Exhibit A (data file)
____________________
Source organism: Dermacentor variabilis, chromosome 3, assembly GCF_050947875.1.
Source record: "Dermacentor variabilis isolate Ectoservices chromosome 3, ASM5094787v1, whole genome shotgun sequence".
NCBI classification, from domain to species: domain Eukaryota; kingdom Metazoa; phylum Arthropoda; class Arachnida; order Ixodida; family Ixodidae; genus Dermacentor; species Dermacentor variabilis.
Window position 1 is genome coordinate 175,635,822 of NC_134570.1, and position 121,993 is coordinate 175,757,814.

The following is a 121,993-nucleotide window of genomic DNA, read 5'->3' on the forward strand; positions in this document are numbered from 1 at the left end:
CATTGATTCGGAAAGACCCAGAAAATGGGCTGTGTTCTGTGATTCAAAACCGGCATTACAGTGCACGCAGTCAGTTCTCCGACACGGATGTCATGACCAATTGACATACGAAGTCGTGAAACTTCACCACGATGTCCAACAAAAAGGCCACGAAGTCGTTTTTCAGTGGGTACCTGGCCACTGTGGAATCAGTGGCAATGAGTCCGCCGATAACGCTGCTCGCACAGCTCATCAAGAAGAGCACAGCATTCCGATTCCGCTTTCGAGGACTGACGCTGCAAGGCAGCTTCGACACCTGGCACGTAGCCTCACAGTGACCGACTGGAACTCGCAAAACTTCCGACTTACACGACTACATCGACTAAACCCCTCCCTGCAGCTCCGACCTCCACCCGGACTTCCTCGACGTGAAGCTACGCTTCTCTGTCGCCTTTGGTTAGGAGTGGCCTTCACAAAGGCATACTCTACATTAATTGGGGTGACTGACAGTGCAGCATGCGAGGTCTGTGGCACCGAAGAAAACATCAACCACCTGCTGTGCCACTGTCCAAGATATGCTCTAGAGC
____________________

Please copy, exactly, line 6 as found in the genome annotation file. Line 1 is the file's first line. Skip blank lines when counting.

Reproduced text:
CATTGATTCGGAAAGACCCAGAAAATGGGCTGTGTTCTGTGATTCAAAACCGGCATTACAGTGCACGCAGTCAGTTCTCCGACACGGATGTCATGACCAATTGACATACGAAGTCGTGAAACTTCACCACGATGTCCAACAAAAAGGCCACGAAGTCGTTTTTCAGTGGGTACCTGGCCACTGTGGAATCAGTGGCAATGAGTCCGCCGATAACGCTGCTCGCACAGCTCATCAAGAAGAGCACAGCATTCCGATTCCGCTTTCGAGGACTGACGCTGCAAGGCAGCTTCGACACCTGGCACGTAGCCTCACAGTGACCGACTGGAACTCGCAAAACTTCCGACTTACACGACTACATCGACTAAACCCCTCCCTGCAGCTCCGACCTCCACCCGGACTTCCTCGACGTGAAGCTACGCTTCTCTGTCGCCTTTGGTTAGGAGTGGCCTTCACAAAGGCATACTCTACATTAATTGGGGTGACTGACAGTGCAGCATGCGAGGTCTGTGGCACCGAAGAAAACATCAACCACCTGCTGTGCCACTGTCCAAGATATGCTCTAGAGC